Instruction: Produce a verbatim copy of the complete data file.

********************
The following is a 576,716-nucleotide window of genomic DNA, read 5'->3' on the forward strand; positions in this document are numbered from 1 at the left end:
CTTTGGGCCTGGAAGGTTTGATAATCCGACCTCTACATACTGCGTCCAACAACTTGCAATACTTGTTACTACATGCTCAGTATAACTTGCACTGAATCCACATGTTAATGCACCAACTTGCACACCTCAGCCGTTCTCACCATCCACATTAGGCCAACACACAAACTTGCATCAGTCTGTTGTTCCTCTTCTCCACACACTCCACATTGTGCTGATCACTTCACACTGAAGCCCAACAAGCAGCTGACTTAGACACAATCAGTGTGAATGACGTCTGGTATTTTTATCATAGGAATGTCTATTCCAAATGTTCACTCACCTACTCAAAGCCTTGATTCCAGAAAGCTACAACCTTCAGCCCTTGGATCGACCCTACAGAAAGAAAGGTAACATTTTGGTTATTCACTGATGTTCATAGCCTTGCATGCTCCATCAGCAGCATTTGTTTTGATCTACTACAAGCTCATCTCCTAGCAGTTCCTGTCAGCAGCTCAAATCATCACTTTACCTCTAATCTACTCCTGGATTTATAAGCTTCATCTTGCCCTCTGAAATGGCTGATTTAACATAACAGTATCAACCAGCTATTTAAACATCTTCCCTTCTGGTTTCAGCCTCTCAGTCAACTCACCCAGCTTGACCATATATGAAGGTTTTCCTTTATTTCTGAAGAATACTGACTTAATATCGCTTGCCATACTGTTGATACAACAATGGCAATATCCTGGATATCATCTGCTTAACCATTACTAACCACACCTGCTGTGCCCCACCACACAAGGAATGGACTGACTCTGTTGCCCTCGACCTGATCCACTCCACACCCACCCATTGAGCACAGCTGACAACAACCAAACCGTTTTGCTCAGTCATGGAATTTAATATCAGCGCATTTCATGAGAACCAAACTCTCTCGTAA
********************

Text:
The following is a 576,716-nucleotide window of genomic DNA, read 5'->3' on the forward strand; positions in this document are numbered from 1 at the left end:
CTTTGGGCCTGGAAGGTTTGATAATCCGACCTCTACATACTGCGTCCAACAACTTGCAATACTTGTTACTACATGCTCAGTATAACTTGCACTGAATCCACATGTTAATGCACCAACTTGCACACCTCAGCCGTTCTCACCATCCACATTAGGCCAACACACAAACTTGCATCAGTCTGTTGTTCCTCTTCTCCACACACTCCACATTGTGCTGATCACTTCACACTGAAGCCCAACAAGCAGCTGACTTAGACACAATCAGTGTGAATGACGTCTGGTATTTTTATCATAGGAATGTCTATTCCAAATGTTCACTCACCTACTCAAAGCCTTGATTCCAGAAAGCTACAACCTTCAGCCCTTGGATCGACCCTACAGAAAGAAAGGTAACATTTTGGTTATTCACTGATGTTCATAGCCTTGCATGCTCCATCAGCAGCATTTGTTTTGATCTACTACAAGCTCATCTCCTAGCAGTTCCTGTCAGCAGCTCAAATCATCACTTTACCTCTAATCTACTCCTGGATTTATAAGCTTCATCTTGCCCTCTGAAATGGCTGATTTAACATAACAGTATCAACCAGCTATTTAAACATCTTCCCTTCTGGTTTCAGCCTCTCAGTCAACTCACCCAGCTTGACCATATATGAAGGTTTTCCTTTATTTCTGAAGAATACTGACTTAATATCGCTTGCCATACTGTTGATACAACAATGGCAATATCCTGGATATCATCTGCTTAACCATTACTAACCACACCTGCTGTGCCCCACCACACAAGGAATGGACTGACTCTGTTGCCCTCGACCTGATCCACTCCACACCCACCCATTGAGCACAGCTGACAACAACCAAACCGTTTTGCTCAGTCATGGAATTTAATATCAGCGCATTTCATGAGAACCAAACTCTCTCGTAA